God's Work and Our Part in it

God's work is being done in this world and a record is being kept in heaven as to all those who are taking part in it, what they are doing, how they are doing it; and what the motive is that lies behind their labour. This is at once a solemnizing and encouraging consideration. In ancient times God's eye watched His servants and noted the way they did His work, and He has given us His own account of it all. In Nehemiah 3:5 we learn that the Tekoites repaired the wall, but they did it half-heartedly: "Their nobles put not their necks to the work of their God." These were the leaders, and if the leaders were lukewarm, so would the people be, and to this day their shame stands upon record in the Word of God.

Shallum, the son of Halohesh, was a man of a different stamp, his enthusiasm for the work was such that it inspired his daughters and they helped him in building the wall, and he was no mean man, for we are told that he was ruler of half Jerusalem. His daughters might have argued that, as their father was a man in such a place of honour, their business was to maintain the dignity of the house and not soil their hands with labour, but no, their ambition was to have part in the Lord's work, and they had, and the dignity of their house has not suffered, for it is recorded that Shallum built — "he and his daughters" (v. 12).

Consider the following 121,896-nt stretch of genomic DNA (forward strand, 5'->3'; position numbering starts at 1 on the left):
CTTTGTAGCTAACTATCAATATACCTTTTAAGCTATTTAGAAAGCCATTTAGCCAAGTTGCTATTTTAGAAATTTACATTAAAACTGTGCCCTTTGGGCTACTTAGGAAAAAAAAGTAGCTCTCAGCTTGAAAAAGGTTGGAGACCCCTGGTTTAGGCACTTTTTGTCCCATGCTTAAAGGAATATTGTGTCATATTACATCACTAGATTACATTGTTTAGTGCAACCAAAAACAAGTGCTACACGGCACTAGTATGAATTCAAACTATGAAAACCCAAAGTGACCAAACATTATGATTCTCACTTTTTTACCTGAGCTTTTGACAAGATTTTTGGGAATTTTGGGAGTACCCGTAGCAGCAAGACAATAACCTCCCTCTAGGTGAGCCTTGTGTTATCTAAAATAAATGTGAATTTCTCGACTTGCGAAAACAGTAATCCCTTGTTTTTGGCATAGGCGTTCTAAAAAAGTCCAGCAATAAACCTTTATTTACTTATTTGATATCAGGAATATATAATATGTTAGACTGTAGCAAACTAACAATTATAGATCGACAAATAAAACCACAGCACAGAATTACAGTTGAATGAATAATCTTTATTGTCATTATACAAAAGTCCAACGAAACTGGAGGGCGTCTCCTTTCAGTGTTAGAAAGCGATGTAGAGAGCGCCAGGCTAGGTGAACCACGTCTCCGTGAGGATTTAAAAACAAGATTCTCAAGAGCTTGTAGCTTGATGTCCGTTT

The way that Baruch, the son of Zabbai laboured was specially noted for we read that he earnestly repaired that part of the wall that fell to his lot. What a contrast to the nobles of Tekoi was he!

The people had a mind to work, we are told (chap. 4:6), and they laboured from the rising of the sun until the stars appeared (v. 21) Their hearts were in it, their own ease or time was a very minor matter with them, "the work of their God" was their first consideration. Nor did they labour by proxy, there were no shirkers, every man had his own work to do and did it and more. For those who had to watch and fight against a subtle foe still "bare burdens" and "everyone with his own hands wrought in the work" (v. 17). There were those who built over against their own houses (v. 28); wise men doing that which was near at hand, and doing it with a will, and not wasting their energies and time in dictating to others how and where they should build. And one man receives honourable mention who does not seem to have had a house to build against: he possessed no property, only a chamber, for Meshullam built over against his chamber. But that chamber in which he lived and where he held intercourse with his God was part of the city and needed the wall of protection from evil as any other part of it, and so he built, and though probably only a poor lodger in the city, his name is enrolled amongst those who did the work of God.

And the fear of God kept them from covetousness and love of gain. The work of the wall — God's work — was more to them than their own enrichment (chap. 5:15-16).

So they finished the work, but not in their own strength, but the God of heaven. He prospered them (chap. 2:20), their confidence was in Him and He did not fail them. Nor will He fail any today who take His work in hand, constrained thereto by the love of Christ; but let us do it in His fear, for a record is being kept above of all we do, and how and why we do it, for "every man's work shall be made manifest; for the day shall declare it . . . of what sort it is" (1 Cor. 3:13).